What makes a mighty mobile site?



Rosie Kenyon | Managing Director


They’ve done a great job mainly because it’s easy for us to use. When we are exploring websites via our mobile phones, the last thing we want to do is move around and zoom in and out in order to see what we want to see. Ergo, the site must be responsive lest we get wildly frustrated and promptly leave the site.

Clear, easy to spot, calls to action- that use Matilda type powers to get your finger clicking – lead you exactly where they (clever web designers, not some evil force. Probably.) want you.

Using this nice little example from Nike; the landing page shown above (landed upon searching ‘Nike buy trainers’) gives clear ‘shop now’ or ‘explore the collection’ signposts which are front and centre.

This leaves us with two options – both of which offer simple questions to answer; do we want to shop or browse? Shopping or browsing, Nike will be happy that we are taking the time to look at their products. Topped with attractive product images, it is likely that a visitor will dive deeper into the site.


We don’t want to click on a menu (research from Google Multi Screen Resources) and lose our arm in the list that appears. Visitors to a mobile site want easy navigation. This means clicking on a menu, easily finding the spot you want and carrying on along your merry way. If a visitor clicks on a menu and gets lost in words they don’t care for, the bewildered individual has cause to give up and leave.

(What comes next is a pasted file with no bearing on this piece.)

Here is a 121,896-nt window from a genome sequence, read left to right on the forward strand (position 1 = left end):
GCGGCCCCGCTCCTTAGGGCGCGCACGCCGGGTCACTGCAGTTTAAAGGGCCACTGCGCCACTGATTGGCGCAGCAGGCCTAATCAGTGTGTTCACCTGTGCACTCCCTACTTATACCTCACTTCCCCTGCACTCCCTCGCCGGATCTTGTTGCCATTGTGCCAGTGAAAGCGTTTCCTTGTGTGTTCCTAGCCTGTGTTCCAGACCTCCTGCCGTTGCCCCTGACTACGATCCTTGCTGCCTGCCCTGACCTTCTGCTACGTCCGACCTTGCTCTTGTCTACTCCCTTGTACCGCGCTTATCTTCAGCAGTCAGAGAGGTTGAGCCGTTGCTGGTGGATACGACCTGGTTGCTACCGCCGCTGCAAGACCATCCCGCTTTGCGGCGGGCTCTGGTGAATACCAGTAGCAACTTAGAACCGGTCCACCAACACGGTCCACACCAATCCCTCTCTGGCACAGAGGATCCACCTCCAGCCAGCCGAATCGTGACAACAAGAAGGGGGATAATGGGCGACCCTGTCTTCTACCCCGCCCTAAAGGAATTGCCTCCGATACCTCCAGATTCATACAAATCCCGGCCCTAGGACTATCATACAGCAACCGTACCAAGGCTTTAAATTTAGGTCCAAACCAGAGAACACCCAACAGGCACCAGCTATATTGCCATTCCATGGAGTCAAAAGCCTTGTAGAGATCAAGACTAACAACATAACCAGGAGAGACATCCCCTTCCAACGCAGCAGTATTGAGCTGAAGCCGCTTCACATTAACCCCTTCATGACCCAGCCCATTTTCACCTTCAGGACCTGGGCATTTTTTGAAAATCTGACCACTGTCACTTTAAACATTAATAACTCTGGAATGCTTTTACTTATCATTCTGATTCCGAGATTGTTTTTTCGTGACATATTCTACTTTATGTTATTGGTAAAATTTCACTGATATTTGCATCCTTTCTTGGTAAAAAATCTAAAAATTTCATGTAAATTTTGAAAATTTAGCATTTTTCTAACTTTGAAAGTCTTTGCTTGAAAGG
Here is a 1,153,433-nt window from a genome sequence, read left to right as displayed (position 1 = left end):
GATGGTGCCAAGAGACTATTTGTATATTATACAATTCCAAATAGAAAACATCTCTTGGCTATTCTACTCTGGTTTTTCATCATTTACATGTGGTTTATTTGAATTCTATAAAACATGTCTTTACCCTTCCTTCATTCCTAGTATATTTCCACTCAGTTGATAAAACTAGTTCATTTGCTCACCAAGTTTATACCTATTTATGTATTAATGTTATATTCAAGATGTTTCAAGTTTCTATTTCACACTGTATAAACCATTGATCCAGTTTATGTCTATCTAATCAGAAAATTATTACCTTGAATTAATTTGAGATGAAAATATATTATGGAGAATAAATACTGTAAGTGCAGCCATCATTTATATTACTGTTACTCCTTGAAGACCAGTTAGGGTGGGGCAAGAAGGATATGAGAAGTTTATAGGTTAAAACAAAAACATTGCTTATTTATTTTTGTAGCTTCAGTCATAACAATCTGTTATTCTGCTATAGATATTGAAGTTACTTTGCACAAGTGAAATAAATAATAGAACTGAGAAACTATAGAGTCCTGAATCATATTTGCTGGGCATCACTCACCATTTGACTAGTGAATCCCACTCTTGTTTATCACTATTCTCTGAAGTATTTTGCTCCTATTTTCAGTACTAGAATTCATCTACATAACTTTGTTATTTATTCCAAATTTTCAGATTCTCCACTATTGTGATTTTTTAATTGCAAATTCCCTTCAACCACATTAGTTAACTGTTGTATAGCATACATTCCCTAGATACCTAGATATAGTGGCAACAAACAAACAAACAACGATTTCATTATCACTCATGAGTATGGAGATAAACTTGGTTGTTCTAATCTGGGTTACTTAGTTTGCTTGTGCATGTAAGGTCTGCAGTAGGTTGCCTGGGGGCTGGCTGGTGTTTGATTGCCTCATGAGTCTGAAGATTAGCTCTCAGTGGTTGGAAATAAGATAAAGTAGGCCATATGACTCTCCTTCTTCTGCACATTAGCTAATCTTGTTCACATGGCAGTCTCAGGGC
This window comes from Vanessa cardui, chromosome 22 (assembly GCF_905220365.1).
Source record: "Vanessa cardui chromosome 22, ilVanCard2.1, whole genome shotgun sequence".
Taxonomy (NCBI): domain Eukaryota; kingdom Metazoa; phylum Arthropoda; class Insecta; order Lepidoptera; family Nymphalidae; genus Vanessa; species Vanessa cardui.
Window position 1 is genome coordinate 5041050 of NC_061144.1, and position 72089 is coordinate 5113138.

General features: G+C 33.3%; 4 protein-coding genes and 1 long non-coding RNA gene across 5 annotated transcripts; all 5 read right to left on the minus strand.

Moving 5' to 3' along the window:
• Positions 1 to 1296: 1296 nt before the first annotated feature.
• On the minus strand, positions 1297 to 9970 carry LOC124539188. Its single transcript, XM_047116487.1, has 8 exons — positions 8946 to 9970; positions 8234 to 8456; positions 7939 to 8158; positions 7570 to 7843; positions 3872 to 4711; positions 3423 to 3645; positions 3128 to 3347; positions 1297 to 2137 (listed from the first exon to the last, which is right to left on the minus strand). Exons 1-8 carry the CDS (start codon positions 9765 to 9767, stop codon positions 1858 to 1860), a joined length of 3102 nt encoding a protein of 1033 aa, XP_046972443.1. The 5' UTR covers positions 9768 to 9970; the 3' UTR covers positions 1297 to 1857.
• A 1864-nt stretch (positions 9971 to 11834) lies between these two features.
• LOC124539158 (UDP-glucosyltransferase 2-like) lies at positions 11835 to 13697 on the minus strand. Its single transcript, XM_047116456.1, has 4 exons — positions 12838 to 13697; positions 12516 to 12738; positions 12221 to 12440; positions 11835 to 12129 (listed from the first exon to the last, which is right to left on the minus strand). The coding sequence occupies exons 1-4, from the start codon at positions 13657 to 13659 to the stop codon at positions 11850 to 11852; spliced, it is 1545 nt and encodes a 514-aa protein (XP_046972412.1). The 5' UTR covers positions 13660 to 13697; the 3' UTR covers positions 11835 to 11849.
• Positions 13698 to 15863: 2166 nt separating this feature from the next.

Whilst the menu that drops down from a local favourite, Camp and Furnace (campandfurnace.co.uk), (shown below) is arguably a little on the long side, it covers all the necessary signposts that people may need – no more, no less. Essentially here, ease of navigation is key.

It is crucial that a website never gives a visitor cause to get fed up. In this fast paced world, people are not going to take time persevering with a site when they can easily click out and click on another search result.

Search feature

Keep inter-website search visible at all times. This means, however lost a person feels, they can remain in the site to try and find what they are looking for.

A clear search symbol and entry point can prove very useful to anyone looking for a particular product. This helps get a potential customer closer to the buying stage, quicker.

Here’s a good example from another Liverpool favourite (utilitydesign.co.uk):

If your site has form filling inputs, make sure these are as easy to use as possible.

For example, if a visitor is selecting a date – provide a calendar, if they are entering a number – provide a numerical keypad… and so on and so forth. If getting this information is an important aim then it must be as nice and convenient as possible for a person to give it to you. Or else it is, once again, far too easy for them to give up and leave.

•Ensure that a site’s search results are relevant to the visitor’s entry and they can filter them into different categories eg. show lowest price first
•Allow people to purchase as a guest user rather than have to fill out any lengthy membership forms prior to purchase; this could alienate a user and about-to-be buyer.

Finally, a mobile site must be clear, convenient and use attractive images. But ultimately, convenience is key.

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